The new (June) charges involve Manafort’s alleged efforts to persuade witnesses to lie about those underlying charges, efforts he has engaged in while under house arrest. As a consequence, Judge Amy Berman Jackson has evidently decided that “house” arrest was not arresting enough.

Run-Off for Republican Nomination for Gov (SC)

'No Confusion Nikki' takes the media by storm

The Story:

Tuesday’s primary did not settle the question of who will be running for Governor of South Carolina as the nominee of the Republican Party. Nobody won a majority so there will be a run-off in two weeks.

The Score Card:

Among the Democrats, on the other hand, Tuesday’s voting proved decisive. James Smith, a Columbia area attorney, easily secured that party’s nomination with more than 63% of the vote. Marguerite Willis, also an attorney, finished a distant second with 26%.

Henry McMaster (R) became the Governor of South Carolina in January 2017. He was the Lieutenant Governor until Nikki Haley (R) resigned the Governor’s job that month in order to take on the role of US Ambassador to the United Nations at President Trump’s request. Now McMaster seeks to win a term in his own right.

The Thing to Know:

On the Republican side, incumbent Henry McMaster received roughly 44% of the vote Tuesday, well above second-place finisher John Warren, but less than the 50% he would have needed to beat in order to make himself the nominee. Now, he and Warren go head to head in the voting on June 26.

Democratic National Committee Changes Its Rules

The Story:

The Democratic National Committee has changed the rules by which that party will decide hereafter who shall be its nominee for President. One change in particular has riled up supporters of Vermont Senator Bernie Sanders, who ran for that nomination in the last cycle and who may do so in the next.

The Background:

On Friday, June 8, the DNC voted to bar anyone from running for the 2020 presidential nomination who is not a member of the Democratic Party at the time he announces his candidacy.

This looks to Sanders’ supporters like a swipe at their leader, who (though he caucused and still caucuses with the Democratic Party in the US Senate) when he campaigned for the nomination against Secretary Hillary Clinton in the 2016 primary season, was an Independent.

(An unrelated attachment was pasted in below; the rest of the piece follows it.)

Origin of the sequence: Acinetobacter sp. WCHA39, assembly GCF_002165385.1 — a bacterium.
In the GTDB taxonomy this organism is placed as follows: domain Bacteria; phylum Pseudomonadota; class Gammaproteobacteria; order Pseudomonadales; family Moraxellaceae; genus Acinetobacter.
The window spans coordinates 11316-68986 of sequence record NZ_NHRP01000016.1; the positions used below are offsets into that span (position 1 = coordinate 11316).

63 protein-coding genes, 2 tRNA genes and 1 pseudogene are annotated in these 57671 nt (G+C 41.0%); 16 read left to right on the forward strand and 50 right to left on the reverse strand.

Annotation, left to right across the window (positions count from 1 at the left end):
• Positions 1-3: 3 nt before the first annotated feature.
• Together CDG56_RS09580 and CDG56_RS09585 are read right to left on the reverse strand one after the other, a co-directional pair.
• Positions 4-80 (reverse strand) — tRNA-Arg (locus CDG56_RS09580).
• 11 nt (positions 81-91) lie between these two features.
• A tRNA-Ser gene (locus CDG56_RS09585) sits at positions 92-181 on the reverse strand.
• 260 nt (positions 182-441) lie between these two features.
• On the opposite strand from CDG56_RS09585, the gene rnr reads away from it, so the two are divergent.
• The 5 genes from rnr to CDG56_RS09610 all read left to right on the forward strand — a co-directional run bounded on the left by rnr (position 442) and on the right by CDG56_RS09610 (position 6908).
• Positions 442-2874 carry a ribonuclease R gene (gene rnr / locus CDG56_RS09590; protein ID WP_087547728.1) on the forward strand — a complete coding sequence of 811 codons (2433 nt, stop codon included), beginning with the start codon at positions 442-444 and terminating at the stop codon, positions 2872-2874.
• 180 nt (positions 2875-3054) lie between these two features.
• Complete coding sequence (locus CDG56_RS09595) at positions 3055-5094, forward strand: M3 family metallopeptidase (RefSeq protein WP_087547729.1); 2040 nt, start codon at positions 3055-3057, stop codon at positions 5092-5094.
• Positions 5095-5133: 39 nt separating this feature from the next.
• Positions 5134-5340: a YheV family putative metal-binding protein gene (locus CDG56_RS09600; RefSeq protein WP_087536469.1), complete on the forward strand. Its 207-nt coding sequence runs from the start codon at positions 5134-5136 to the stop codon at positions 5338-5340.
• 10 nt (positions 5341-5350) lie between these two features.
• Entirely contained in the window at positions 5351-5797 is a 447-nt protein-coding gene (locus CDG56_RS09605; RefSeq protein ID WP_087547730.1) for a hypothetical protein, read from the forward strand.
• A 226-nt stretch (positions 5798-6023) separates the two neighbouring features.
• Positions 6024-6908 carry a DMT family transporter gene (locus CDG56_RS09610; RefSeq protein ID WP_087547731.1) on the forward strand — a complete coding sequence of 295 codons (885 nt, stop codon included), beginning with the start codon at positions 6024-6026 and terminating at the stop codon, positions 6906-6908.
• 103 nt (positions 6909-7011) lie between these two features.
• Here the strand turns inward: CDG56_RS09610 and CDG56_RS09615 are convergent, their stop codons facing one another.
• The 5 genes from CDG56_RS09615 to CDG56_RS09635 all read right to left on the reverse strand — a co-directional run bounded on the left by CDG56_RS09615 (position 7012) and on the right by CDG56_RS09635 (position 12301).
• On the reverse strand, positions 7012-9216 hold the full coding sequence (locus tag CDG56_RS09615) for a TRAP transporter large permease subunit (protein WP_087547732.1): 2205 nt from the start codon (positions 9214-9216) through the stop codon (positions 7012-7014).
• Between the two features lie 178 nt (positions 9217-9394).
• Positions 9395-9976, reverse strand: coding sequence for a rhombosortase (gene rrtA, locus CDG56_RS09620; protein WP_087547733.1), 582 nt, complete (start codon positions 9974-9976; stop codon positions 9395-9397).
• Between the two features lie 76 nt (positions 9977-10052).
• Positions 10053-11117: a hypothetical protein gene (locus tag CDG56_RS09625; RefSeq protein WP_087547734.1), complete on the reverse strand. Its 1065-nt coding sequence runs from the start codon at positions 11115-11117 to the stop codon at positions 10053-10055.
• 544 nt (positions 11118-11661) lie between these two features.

The Thing to Know:

At the party convention in 2016, Sanders received 43% of the delegate votes. Jeff Weavers, who was Sanders’ campaign manager, has said that the Senator is “considering another run.”

Discharge Petition Looms on DACA

The Story:

Members of Congress who want to force a vote on the issue of the status of the alien “Dreamers” may resort to a rarely-used procedure known as a discharge petition.


The issue roiling Congress, one that has become mixed up with a number of other immigration concerns, is the consequence of an Obama administration program, called “Deferred Action for Childhood Arrival.” DACA offered at least a temporary reprieve from deportation to the more than 11 million people who were brought to the United States illegally when they were children.

Trump ended DACA last September. As for the future of the Dreamers, Trump said then that he was open to signing an Act of Congress that would offer them additional protection. There was some back-and-forth over whether this should be a “clean” bill or whether it would be expected to include other features.

The Thing to Know:

A group of centrist Republicans is apparently prepared to sign a discharge petition to get a clean DACA bill onto the House floor.

Sanders Endorsement Does Iowa Candidate Little Good

The Story:

On Tuesday, the Democratic Party nominated Cindy Axne as its candidate for the US House of Representatives from Iowa’s 3rd district, in the southwestern part of the state. Despite the ardent support of activist favorite Senator Bernard Sanders, Pete D’Alessandro ( an advocate of single-payer health coverage) polled roughly 15% percent of the vote.


Sanders (I – VT) and former Secretary of State Hillary Clinton were the two chief contenders for the Democratic Party’s nomination for President in 2016. Sanders ran to the left of Clinton, criticizing her for refusal to support single-party health insurance as well as for her excessive clubbiness for Nixon-era Secretary of State Henry Kissinger.

Since then, Sanders and Clinton factions of the party have continued their rivalry and the Iowa primary campaign was one of the relevant battlefields.

The Clintonite candidate in this primary, Cindy Axne, who favors health care reform within the existing framework of Obamacare, won easily, with more than 57% of the vote.

The Thing to Know:

Not only did D’Alessandra lose to Axne; he came in third, also losing out to Eddie Mauro, a small businessman who had dropped out of the campaign but was still on the ballot.

Minnesota ex-Governor Pawlenty Attempts Comeback

Democrats are on defense in deep blue Minnesota

The Story: 

Tim Pawlenty, the Governor of Minnesota from 2003 to 2011, left that post in the latter year to run for President. His Presidential campaign didn’t get very far in that cycle, and he has been a private citizen (and a lobbyist) since. But this year he is attempting a comeback in electoral politics, hoping to return to the Governor’s office.

‘The Swamp’:

In the years since his ill-fated Presidential campaign, Pawlenty has worked as a DC based lobbyist for the banking industry. Pawlenty announced his candidacy for Governor on April 5 this year. Given the present political climate, it appears certain he will be attacked for his lobbyist role. Former public officials who have turned to lobbying are the epitome of what populists commonly disparage as ‘the swamp.’

The Thing to Know:

In order to become the Republican nominee, Pawlenty will have to defeat the party convention’s choice, Jeff Johnson, in a primary slated for August 14. Johnson also ran for Governor in 2014, that year beating three other candidates in the primary but losing the general election by six points.